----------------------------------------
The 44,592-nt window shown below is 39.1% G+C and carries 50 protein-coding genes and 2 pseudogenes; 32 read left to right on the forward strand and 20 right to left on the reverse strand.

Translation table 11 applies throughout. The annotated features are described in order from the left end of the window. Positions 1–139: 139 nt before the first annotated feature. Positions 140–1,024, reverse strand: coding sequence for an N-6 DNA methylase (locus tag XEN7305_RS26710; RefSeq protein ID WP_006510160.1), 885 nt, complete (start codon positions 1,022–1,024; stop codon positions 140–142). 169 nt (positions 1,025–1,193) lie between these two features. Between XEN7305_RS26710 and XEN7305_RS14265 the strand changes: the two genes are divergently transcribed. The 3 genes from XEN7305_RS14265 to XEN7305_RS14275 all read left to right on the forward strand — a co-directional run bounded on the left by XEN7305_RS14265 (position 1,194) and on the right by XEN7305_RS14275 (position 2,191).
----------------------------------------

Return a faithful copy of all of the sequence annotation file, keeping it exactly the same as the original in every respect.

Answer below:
The 44,592-nt window shown below is 39.1% G+C and carries 50 protein-coding genes and 2 pseudogenes; 32 read left to right on the forward strand and 20 right to left on the reverse strand.

Translation table 11 applies throughout. The annotated features are described in order from the left end of the window. Positions 1–139: 139 nt before the first annotated feature. Positions 140–1,024, reverse strand: coding sequence for an N-6 DNA methylase (locus tag XEN7305_RS26710; RefSeq protein ID WP_006510160.1), 885 nt, complete (start codon positions 1,022–1,024; stop codon positions 140–142). 169 nt (positions 1,025–1,193) lie between these two features. Between XEN7305_RS26710 and XEN7305_RS14265 the strand changes: the two genes are divergently transcribed. The 3 genes from XEN7305_RS14265 to XEN7305_RS14275 all read left to right on the forward strand — a co-directional run bounded on the left by XEN7305_RS14265 (position 1,194) and on the right by XEN7305_RS14275 (position 2,191).